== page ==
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The author of this essay is beating a dead horse. "NoSQL" (I really dislike the term) has proven its value over the years and deserves a seat the table. People will always misuse technology or implement it poorly, but I don't think it warrants yet another oversimplified "SQL vs NoSQL" rant.





Genuinely curious since I have only seen bad things said about NoSQL in most places over the years, what benefit does it provide other than scaling?

It's unlikely that a company needs to invest in data scientists or even thinking very hard about their data organization until the scale of their data is already pushing the bounds of what most RDMMSs can handle. NoSQL is nice if you are planning for scale, since it will seamlessly get big without much thought or any significant changes to the performance. There are no "gotchas" that will cause very long-running queries or that will lock a huge number of rows, so performance is very good and most importantly very stable. This is largely due to the fact that you have to think more deeply about your data access plan up front, since almost any query is a table scan (which, ideally, never happens). I think that this is secretly a benefit in that it forces people not to perform ad-hoc queries on databases, and to think of their databases in terms of the APIs that they have built over their databases, because the databases are not going to efficiently support any other sort of access than the access plans included to support those APIs. I would lean in favor of a NoSQL database to back a production networked service because the upsides are helpful in this case (stable performance, easy to scale) and the downsides are not significant (have to plan your APIs up front -> going to do that already, no ad-hoc queries -> not going to run ad-hoc queries on a production database anyway).

> It's unlikely that a company needs to invest in data scientists or even thinking very hard about their data organization until the scale of their data is already pushing the bounds of what most RDMMSs can handle.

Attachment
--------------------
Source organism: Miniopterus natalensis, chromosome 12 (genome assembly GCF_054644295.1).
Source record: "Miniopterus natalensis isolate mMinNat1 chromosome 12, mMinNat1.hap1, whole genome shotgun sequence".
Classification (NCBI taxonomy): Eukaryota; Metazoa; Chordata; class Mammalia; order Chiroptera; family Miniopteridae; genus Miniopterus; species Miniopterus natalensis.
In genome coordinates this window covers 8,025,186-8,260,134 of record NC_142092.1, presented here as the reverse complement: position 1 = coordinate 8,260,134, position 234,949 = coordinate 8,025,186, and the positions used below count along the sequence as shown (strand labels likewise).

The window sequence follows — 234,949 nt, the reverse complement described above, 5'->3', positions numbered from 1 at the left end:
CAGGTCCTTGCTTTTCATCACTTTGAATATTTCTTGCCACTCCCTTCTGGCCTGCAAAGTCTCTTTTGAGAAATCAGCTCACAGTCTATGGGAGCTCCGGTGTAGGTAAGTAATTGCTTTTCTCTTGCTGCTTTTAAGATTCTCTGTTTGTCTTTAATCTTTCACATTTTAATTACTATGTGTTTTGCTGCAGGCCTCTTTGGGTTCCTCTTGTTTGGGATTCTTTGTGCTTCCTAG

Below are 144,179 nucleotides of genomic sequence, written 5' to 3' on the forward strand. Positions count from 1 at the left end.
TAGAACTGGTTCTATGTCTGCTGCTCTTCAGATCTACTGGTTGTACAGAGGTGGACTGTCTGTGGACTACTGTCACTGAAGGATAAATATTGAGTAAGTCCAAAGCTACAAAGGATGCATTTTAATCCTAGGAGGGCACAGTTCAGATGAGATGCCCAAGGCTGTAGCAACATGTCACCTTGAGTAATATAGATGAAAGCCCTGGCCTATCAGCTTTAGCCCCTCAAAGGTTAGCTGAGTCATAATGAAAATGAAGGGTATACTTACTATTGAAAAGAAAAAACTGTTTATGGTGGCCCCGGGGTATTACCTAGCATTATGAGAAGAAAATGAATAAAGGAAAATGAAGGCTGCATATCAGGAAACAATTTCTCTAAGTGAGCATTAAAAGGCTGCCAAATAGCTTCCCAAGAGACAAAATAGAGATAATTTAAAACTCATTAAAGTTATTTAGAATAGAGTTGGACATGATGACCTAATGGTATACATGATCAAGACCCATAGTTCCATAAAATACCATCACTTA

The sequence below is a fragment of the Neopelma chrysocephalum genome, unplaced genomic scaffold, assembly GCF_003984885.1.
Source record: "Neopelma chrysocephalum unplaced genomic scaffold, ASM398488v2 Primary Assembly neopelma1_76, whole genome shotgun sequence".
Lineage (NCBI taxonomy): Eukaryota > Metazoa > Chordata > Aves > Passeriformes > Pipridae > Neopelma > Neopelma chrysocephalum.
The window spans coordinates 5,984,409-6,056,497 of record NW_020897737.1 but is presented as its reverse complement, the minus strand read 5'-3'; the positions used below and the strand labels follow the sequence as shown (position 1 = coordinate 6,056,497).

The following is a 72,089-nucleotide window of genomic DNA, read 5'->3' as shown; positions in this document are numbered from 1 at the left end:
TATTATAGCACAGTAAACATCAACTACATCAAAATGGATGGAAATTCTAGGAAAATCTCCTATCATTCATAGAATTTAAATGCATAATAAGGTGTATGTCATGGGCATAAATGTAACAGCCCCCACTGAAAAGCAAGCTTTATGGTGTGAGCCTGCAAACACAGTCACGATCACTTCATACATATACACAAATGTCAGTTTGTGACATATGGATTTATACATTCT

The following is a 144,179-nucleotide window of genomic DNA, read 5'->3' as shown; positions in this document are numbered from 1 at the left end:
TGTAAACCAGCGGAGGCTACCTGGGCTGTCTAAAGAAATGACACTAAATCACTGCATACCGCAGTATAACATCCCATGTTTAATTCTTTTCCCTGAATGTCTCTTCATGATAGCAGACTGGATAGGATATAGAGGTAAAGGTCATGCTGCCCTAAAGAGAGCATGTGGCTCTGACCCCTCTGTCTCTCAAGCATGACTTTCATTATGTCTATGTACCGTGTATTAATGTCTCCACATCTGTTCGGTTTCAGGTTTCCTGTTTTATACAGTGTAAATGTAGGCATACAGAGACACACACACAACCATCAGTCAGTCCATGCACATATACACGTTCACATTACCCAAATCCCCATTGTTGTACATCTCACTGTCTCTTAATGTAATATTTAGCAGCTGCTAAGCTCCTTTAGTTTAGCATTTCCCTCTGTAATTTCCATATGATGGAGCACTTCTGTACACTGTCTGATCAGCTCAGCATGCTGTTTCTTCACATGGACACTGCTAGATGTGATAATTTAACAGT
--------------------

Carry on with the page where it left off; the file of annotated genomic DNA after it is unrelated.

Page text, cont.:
I work in an engineering data science consulting group for a major UK PLC. Almost all of our clients have mainly SQL based data sources, and none of them really require cloud scale. In fact I don't think I have come across a client whose data I can't handle in SQLite on my laptop.

However, the problems we solve do require data scientists - mainly STEM MScs with a smattering of PhDs who are capable of combining statistics, domain knowledge and the ability to work within a variety of organisations and present.


Seconding that. Several ‘AI’ startups I worked with, do not require a massive amount of data to create MVPs/first releases.

The do however invest early in sufficient data science functions to have a good liaison between the researchers and data acquisition.


> It's unlikely that a company needs to invest in data scientists or even thinking very hard about their data organization until the scale of their data is already pushing the bounds of what most RDMMSs can handle.

I disagree. Data science is largely about applying and interpreting data, and the value of that isn't really dependent on having data that is problematic for RDBMSs due to scale.


If you think RDBMs can't horizontally scale you have not kept up with the developments :) Look into https://docs.citusdata.com/en/v8.3/get_started/what_is_citus...

Immutable/stream databases are a fundamental innovation, even if everything else turns out to have been unsustainable performance hack.

I never really understood how anyone expected to have a sensible debate on "thing" vs "anything that isn't thing" (I realize "NoSQL" is somewhat better defined than that, but not by much).

Agreed. The more meaningful debate would be "relational" v. "not relational", albeit marginally (swapping "not relational" for something more specific like "document" or "key-value" would be even more meaningful). There are indeed relational databases that are technically "NoSQL", like Mnesia.

well said



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